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How to Choose Books for Preschool – A List of the Best Books Around

written by: Keren Perles • edited by: Elizabeth Wistrom • updated: 9/11/2012

How can you choose the best books for preschool children? Read on for some guidelines, as well as lists of different types of books that the preschoolers around you will love.

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    How to Choose Books for Preschoolers

    Most of the best books for preschool children have clear and engaging photos or illustrations, and quick-moving plots that are easy for children to follow. Preschoolers most enjoy reading stories about events that they are familiar with, or everyday occurrences, since they can relate these things to their ordinary lives. While preschoolers love to read stories that have animals as their main characters, any human main characters should be the child’s age or a bit older. Many preschoolers enjoy predictable text, with repetition and rhymes or basic preschool concepts (e.g., colors, numbers, shapes, and letters).

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    Read Alouds

    Preschoolers can never seem to get enough stories during read-aloud time. These storybooks are filled with vivid characters, entertaining story lines, and beautiful language. Keep a look-out for other books about the same characters, such as A Pocket for Corduroy and the rest of the Curious George and Madeline series.

    • Corduroy, by Don Freeman
    • Curious George, by Hans Augusto Rey
    • Madeline, by Ludwig Bemelmans
    • Where the Wild Things Are, by Maurice Sendak
    • Are You My Mother? by Philip D. Eastman
    • Caps for Sale, by Esphyr Slobodkina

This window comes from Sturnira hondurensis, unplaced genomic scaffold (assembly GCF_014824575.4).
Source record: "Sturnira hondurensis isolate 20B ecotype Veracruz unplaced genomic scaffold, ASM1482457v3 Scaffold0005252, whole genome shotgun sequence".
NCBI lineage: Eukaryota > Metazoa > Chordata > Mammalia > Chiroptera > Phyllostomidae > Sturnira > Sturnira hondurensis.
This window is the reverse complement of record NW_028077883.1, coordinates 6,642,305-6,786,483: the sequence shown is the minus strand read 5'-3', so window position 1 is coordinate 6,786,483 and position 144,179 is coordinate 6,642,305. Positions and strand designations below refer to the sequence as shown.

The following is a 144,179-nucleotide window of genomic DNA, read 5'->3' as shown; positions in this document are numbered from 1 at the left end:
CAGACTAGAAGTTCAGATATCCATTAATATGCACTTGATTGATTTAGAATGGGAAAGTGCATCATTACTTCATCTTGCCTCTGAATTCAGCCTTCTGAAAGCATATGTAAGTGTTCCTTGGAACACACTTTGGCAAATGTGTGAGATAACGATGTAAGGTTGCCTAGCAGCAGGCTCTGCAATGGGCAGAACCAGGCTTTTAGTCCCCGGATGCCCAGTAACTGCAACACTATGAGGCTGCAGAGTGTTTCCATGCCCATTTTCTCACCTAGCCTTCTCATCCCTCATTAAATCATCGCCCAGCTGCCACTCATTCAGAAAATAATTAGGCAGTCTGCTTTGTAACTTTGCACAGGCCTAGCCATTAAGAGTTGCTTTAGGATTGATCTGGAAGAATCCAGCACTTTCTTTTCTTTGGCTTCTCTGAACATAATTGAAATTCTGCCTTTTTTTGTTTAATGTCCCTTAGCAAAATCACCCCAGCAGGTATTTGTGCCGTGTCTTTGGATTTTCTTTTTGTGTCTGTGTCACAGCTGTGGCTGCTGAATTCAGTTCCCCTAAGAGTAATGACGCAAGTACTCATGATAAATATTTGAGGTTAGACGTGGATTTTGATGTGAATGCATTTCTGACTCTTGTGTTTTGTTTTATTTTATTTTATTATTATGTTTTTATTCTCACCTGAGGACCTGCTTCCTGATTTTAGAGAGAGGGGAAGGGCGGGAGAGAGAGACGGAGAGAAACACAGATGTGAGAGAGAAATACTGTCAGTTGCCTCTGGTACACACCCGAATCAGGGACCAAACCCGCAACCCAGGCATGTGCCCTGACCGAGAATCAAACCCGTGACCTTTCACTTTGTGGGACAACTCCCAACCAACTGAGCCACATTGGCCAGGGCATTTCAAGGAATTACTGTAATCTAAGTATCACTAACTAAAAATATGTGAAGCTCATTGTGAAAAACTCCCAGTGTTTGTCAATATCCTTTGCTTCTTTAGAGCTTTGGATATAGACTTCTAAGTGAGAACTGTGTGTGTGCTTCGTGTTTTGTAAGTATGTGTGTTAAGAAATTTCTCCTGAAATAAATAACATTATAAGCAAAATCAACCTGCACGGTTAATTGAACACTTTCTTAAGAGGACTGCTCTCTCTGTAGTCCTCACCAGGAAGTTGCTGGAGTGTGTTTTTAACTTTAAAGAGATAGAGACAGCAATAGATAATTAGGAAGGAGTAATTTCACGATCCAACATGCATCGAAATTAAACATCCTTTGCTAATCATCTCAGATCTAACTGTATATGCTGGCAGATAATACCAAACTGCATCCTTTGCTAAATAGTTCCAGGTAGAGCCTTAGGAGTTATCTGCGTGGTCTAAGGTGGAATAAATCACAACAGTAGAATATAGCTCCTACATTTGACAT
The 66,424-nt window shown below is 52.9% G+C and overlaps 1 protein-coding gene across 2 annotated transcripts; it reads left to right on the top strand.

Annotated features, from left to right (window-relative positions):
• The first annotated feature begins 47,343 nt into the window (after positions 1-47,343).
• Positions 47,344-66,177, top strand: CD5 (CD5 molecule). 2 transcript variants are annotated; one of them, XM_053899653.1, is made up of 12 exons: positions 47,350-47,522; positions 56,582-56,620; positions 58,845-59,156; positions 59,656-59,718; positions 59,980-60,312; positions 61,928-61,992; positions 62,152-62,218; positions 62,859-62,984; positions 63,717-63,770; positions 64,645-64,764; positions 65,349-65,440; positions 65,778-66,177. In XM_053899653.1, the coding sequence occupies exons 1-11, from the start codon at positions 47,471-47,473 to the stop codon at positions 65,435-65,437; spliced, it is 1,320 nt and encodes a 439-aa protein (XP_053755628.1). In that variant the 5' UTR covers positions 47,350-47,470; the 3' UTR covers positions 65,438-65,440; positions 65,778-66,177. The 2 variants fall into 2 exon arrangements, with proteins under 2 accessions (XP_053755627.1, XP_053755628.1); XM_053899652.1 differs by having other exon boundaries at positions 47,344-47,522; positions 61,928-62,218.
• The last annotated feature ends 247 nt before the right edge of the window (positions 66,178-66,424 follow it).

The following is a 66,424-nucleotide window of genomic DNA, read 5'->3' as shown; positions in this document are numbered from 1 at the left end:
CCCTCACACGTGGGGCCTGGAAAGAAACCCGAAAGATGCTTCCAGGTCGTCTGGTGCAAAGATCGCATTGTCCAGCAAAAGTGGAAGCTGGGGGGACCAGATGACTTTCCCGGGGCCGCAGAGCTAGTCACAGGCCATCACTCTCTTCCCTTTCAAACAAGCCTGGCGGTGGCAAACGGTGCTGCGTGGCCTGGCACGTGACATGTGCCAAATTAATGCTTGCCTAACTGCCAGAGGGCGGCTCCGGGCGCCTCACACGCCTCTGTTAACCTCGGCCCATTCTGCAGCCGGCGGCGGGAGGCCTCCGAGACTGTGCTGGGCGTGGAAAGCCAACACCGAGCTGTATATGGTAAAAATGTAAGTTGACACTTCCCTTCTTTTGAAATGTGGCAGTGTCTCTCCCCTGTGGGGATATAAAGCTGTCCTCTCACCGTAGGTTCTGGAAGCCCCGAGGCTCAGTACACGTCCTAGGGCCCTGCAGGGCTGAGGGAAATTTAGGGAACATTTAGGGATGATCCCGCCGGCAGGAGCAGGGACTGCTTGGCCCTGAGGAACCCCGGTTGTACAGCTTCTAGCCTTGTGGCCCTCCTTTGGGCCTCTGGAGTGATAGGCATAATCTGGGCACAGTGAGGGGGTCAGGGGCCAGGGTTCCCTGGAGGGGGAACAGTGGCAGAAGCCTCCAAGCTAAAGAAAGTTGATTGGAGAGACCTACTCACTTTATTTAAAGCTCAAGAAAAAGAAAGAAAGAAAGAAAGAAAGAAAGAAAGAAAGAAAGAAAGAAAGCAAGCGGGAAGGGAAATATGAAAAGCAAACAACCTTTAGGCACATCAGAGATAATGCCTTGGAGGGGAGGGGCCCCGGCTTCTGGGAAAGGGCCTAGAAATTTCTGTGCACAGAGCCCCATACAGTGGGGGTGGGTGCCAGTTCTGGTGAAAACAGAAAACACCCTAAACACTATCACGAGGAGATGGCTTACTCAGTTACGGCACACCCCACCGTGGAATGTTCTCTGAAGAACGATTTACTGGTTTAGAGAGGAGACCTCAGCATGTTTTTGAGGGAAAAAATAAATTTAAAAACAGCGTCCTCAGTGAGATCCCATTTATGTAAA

• Mike Mulligan and His Steam Shovel, Virginia Lee Burton
    • Mr. Brown Can Moo, Can You?, by Dr. Seuss
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    Books to Teach the Three R's and More

    Preschool is the optimal time for children to learn many facts, as their brains are still able to absorb a lot of information. Reading these books can help preschoolers learn numbers, colors, the days of the week, and the letters of the alphabet, all of which are important facts for preschoolers to know.

    • The Very Hungry Caterpillar, by Eric Carle (teaches numbers and days of the week)
    • Creature ABCs, by Andrew Zuckerman
    • Brown Bear, Brown Bear, What Do You See?, by Eric Carle (teaches colors)
    • Chicka Chicka Boom Boom, by John Archambault (teaches letters)
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    Skill-Building Books for Early Readers

    Early readers require plenty of practice with fun, high-interest books in order to improve their reading skills. If you have some early readers in your class, make sure to have some books geared directly toward them, with short sentences, pictures that match the text to provide context clues, plenty of high-frequency words (i.e., sight words), and predictable text. Most of all, make sure that the books match your student's interest.

    [Note: Keep in mind that many early reading series are a compilation of books from various authors about various characters. For example, the "I Can Read" books include stories about Fancy Nancy, Frog and Toad, and even Batman.]

    • Bob Books: Set 1 - Beginning Readers, by Bobby Lynn Maslen
    • Step Into Reading (Series, by several authors)
    • I Can Read Books (Series, by several authors)
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    Books to Teach Social Skills

    Preschoolers are just learning about other people's feelings and about the beauty of friendship. Reading them books on these topics can provide a springboard for some important class discussions about issues like forgiving each other, being kind to each other, and how to make friends.

    • Help! A Story of Friendship, by Holly Keller
    • The Berenstain Bears Hug and Make Up, by Jan and Mike Berenstain
    • The Berenstain Bears and the Golden Rule, by Jan and Mike Berenstain
    • Making Friends, by Fred Rogers
    • How Do Dinosaurs Play With Their Friends?, by Jane Yolen

    The books on this list are some of the best books for preschool children, but make sure to take your child’s interests into account. Some kids devour nonfiction books on their favorite subjects, such as dinosaurs, trucks, or animals. Others prefer a single series of books, or like books that they’ve made themselves. Take your child’s lead and run with it.